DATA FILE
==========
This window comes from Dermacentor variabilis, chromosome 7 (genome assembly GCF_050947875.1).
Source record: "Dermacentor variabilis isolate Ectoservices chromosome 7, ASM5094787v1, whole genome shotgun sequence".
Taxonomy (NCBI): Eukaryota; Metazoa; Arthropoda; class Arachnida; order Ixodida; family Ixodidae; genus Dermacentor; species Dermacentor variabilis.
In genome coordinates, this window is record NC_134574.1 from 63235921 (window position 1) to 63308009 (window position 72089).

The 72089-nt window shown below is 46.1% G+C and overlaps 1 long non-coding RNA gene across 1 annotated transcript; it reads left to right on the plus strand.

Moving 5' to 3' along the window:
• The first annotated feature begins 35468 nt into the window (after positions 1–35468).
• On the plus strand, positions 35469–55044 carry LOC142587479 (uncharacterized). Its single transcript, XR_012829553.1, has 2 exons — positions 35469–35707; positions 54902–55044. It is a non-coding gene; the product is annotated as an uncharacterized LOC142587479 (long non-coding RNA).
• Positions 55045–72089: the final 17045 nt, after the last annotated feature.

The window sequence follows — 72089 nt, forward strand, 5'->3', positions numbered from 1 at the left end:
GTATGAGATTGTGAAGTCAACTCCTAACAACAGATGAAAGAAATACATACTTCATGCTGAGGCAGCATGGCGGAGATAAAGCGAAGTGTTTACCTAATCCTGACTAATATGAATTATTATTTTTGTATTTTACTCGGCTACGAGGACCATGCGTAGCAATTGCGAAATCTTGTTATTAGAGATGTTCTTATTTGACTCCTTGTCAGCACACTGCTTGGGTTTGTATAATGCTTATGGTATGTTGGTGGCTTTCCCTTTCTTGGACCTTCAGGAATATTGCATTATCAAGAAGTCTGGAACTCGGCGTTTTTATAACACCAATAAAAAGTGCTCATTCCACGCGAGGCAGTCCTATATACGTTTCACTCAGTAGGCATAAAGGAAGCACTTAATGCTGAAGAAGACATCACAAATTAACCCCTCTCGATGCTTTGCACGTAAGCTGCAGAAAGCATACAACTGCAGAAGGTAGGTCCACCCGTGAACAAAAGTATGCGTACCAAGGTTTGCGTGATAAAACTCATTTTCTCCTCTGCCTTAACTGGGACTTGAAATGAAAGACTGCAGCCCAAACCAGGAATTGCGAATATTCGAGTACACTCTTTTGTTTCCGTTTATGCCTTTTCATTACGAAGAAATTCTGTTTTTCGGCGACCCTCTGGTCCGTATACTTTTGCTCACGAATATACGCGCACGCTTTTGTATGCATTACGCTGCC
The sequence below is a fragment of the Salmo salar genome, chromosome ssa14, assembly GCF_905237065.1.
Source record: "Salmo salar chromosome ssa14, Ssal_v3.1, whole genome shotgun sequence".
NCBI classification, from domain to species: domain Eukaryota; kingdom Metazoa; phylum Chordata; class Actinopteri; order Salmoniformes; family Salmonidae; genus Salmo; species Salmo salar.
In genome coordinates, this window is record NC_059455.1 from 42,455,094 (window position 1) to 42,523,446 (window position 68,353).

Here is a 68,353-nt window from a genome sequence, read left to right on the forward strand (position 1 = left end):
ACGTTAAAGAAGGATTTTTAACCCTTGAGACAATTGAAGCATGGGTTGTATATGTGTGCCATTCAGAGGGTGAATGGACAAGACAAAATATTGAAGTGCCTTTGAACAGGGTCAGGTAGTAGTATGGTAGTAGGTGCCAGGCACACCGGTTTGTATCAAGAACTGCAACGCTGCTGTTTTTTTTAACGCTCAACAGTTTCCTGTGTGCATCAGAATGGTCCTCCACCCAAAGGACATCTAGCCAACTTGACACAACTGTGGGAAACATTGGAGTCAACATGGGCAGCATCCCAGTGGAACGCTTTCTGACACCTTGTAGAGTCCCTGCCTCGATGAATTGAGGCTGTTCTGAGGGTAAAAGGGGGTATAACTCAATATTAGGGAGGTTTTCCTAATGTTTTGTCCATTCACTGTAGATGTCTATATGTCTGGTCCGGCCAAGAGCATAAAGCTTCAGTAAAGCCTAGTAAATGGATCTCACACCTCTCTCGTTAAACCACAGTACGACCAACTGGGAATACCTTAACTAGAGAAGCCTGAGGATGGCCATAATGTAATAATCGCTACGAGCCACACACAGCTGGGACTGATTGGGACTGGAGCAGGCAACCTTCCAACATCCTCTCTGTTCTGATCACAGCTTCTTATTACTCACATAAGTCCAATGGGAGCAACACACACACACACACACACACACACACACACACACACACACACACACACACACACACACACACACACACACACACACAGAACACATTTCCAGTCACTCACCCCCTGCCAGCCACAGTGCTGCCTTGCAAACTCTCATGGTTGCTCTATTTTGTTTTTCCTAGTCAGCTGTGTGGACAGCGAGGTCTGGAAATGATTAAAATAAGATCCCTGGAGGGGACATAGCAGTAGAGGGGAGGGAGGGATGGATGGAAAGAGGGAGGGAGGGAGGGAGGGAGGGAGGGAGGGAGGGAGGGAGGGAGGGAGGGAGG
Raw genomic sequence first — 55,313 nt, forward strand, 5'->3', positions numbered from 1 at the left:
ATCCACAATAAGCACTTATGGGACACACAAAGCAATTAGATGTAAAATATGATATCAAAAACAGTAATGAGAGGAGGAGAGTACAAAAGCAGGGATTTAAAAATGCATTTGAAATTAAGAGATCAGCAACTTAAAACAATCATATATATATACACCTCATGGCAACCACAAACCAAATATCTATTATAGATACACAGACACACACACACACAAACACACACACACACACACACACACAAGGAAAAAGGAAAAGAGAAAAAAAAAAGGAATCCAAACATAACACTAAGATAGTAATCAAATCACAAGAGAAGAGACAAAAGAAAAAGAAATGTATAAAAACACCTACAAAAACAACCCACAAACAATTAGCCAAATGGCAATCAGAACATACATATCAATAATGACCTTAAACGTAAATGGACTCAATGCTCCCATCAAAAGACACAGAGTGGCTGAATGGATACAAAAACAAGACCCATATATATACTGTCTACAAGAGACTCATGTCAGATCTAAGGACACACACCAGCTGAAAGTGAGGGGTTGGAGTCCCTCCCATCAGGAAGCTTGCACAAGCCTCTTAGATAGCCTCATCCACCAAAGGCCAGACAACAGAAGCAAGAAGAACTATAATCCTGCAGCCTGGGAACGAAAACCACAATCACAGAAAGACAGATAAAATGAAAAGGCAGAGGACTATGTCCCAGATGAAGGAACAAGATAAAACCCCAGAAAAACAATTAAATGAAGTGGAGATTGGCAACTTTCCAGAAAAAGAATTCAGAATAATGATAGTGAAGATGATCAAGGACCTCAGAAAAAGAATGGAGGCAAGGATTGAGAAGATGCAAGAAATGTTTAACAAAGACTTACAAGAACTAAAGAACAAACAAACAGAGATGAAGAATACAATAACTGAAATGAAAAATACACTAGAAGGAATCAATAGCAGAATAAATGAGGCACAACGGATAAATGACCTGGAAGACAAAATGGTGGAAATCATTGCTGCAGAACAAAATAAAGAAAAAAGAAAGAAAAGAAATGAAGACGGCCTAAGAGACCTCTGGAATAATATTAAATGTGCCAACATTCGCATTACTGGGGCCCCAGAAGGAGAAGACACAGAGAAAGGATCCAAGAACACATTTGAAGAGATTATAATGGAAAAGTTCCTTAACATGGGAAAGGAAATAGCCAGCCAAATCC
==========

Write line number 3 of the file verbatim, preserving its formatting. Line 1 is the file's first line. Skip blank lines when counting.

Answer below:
Taxonomy (NCBI): Eukaryota; Metazoa; Arthropoda; class Arachnida; order Ixodida; family Ixodidae; genus Dermacentor; species Dermacentor variabilis.